This Week in HIV Research: Cracking the Contraception Conundrum

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In the vast, ever-evolving world of HIV research, study results can yield any number of ends. Some break entirely new ground; others answer important (or not-so-important) questions; still others follow up on earlier research to either support or refute those prior findings.

Regardless of their purpose, one of the common threads we seek in the studies we select for this series is that they further our conversation about important issues in HIV. This week, the research we've chosen adds these new sentences to a few ongoing conversations in the field:

  • We probably don't need to be concerned about a direct impact of long-acting contraceptives on a woman's susceptibility to HIV.
  • We sorely need to pay substantial attention to implementing cardiovascular health interventions for people with HIV.
  • We're falling well short in our efforts to ensure HIV testing among people living in some of the hardest-hit areas of the U.S.
  • We can probably consider E/C/F/TAF as a viable option for HIV post-exposure prophylaxis (PEP).

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Seroconversion Risk Similar Among Three Long-Acting Contraceptives

HIV risk did not differ substantially among women using one of three long-acting contraceptive methods, researchers reported in The Lancet. The findings appear to alleviate concerns raised by some earlier studies about a potential association between heightened HIV risk and the use of some hormonal contraceptives. But they also highlight a need for greater communication and education for women in resource-poor regions of the world regarding HIV prevention and family planning.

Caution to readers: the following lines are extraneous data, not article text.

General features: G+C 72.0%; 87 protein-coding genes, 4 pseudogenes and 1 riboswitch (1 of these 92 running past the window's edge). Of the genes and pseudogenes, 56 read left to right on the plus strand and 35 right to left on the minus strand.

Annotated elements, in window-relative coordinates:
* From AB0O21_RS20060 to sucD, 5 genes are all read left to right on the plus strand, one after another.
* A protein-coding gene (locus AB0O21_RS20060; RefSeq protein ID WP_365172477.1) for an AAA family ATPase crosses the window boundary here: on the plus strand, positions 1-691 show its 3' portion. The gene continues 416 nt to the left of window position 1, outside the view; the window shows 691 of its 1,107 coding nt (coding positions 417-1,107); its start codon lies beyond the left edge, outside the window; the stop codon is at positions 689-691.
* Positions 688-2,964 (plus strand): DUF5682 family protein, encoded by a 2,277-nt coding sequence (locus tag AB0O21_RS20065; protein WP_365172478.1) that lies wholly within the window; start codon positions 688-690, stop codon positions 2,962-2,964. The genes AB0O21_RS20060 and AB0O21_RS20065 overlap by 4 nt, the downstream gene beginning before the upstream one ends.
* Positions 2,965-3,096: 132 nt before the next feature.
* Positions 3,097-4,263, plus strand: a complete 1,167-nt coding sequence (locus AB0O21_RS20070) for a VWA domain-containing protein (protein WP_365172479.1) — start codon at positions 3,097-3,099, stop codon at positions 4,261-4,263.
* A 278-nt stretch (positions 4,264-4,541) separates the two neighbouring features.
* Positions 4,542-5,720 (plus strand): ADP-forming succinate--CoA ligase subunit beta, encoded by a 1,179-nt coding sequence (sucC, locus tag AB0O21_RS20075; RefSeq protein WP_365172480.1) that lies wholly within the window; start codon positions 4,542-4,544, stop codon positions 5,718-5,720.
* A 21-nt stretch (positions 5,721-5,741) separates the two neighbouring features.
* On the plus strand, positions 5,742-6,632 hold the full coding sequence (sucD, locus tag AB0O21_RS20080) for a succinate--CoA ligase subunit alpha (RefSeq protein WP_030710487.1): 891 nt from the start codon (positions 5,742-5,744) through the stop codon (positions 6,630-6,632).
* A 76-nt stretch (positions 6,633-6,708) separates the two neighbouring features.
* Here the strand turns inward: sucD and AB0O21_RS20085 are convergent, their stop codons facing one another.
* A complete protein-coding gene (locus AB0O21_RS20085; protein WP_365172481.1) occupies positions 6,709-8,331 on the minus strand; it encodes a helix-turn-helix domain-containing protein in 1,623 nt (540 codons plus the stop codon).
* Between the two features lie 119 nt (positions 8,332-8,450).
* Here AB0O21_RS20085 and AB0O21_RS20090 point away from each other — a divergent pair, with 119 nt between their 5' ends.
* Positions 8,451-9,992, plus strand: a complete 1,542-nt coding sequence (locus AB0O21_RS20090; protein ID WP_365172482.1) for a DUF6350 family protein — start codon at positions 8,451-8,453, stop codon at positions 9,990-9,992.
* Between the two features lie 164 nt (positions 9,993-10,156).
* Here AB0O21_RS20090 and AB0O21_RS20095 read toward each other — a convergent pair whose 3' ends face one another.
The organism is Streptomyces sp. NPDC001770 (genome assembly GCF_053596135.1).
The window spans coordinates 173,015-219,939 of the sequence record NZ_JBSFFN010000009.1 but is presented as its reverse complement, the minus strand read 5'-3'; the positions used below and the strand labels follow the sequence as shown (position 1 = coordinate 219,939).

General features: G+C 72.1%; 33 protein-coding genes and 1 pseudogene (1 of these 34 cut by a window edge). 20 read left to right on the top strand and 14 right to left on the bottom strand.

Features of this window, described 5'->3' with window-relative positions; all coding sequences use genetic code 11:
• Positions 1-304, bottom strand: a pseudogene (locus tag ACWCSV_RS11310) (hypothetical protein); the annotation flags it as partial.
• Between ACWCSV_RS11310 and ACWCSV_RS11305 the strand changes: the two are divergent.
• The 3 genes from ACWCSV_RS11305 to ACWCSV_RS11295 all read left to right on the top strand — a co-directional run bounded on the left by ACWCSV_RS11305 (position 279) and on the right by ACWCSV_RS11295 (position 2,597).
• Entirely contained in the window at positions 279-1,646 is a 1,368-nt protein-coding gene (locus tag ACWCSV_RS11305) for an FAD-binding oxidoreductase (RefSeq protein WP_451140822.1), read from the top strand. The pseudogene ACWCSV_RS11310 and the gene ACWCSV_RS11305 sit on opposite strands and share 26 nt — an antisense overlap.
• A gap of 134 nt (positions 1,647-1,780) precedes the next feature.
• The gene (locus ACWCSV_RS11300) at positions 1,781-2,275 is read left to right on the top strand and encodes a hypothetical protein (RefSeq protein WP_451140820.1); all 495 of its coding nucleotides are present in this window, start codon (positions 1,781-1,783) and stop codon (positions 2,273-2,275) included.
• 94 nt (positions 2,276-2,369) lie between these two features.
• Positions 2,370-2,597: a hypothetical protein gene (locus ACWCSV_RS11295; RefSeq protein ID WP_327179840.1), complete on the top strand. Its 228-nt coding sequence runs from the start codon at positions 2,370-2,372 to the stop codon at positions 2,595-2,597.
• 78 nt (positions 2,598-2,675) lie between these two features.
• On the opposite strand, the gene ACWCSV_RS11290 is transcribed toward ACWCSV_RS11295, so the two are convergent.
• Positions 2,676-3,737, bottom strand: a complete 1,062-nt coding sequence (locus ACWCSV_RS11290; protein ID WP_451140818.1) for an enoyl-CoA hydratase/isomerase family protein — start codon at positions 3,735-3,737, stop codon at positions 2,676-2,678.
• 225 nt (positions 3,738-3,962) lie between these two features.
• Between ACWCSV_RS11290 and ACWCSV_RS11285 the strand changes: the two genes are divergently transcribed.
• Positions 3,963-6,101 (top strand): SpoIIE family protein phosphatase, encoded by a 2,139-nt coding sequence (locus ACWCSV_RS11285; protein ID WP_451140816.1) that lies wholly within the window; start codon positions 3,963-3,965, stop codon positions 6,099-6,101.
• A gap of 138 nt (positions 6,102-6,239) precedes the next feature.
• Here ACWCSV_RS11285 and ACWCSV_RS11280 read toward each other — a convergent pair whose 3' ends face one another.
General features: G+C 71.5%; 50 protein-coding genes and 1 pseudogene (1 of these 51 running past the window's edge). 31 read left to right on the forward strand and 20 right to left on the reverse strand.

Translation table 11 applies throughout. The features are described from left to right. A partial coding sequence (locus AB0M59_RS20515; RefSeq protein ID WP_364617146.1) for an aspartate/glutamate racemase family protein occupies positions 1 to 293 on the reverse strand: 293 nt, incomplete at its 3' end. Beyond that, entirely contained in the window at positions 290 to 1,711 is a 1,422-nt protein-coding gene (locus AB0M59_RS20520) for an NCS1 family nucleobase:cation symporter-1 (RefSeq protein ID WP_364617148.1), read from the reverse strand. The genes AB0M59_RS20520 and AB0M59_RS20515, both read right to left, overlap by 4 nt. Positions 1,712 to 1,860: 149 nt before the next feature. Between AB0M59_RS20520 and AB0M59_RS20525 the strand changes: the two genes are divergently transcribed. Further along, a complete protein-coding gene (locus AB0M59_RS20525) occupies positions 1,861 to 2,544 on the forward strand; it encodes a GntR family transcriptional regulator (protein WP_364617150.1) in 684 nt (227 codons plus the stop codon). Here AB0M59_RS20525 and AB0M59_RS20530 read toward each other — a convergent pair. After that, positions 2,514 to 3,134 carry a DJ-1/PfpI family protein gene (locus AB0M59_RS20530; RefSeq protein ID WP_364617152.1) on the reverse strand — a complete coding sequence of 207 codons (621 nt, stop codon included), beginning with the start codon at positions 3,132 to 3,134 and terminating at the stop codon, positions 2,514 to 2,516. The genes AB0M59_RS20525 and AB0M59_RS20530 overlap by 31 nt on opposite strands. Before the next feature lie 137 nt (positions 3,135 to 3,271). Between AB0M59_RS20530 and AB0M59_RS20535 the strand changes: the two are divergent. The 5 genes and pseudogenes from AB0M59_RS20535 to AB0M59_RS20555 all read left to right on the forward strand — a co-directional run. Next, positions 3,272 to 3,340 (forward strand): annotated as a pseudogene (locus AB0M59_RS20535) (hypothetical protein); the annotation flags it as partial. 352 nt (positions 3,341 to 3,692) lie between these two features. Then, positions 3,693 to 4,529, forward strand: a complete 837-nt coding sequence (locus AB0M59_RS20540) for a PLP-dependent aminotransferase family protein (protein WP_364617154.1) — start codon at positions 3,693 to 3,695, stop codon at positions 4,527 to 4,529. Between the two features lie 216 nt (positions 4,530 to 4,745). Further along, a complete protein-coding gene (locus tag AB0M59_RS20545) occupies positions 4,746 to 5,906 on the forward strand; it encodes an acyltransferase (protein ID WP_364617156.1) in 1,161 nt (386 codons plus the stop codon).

The researchers randomly assigned 7,829 women seeking contraception in sub-Saharan Africa to receive an injection of depot medroxyprogesterone acetate every three months, a copper intrauterine device, or a levonorgestrel implant. Despite HIV prevention counseling, seroconversion rates were similarly high among the three arms (per 100 woman-years: 4.19, 3.94, and 3.31, respectively). The trial was not powered to detect an increase in seroconversions below 30%, nor did it evaluate all pregnancy prevention methods in use, such as oral contraceptives.

"Our results strongly emphasize the need for more aggressive HIV and STI prevention and management efforts for African women, including PrEP and HIV prevention integrated with contraceptive services," study authors concluded.

In a related commentary, Lisa Miyako Noguchi, Ph.D., of Johns Hopkins University, and Princess Nothemba Simelela, M.D., of the World Health Organization urged, "Decision makers need to listen to the voices of women and girls -- who continue to suffer and die not solely as a result of their unconscionable lack of access to high-quality contraceptive and HIV-related care but also to primary care, cancer prevention, mental health, safe abortion, violence prevention, and maternal health services."

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Large Health Care Claims Database Reiterates Need for Cardiovascular Health Interventions in People Living With HIV

Prior research has solidly established a heightened risk for cardiovascular disease among people living with HIV. A large new dataset, this time in the U.S., adds substantial heft to the growing body of findings on this topic and reiterates the need for cardiovascular health interventions among people living with HIV.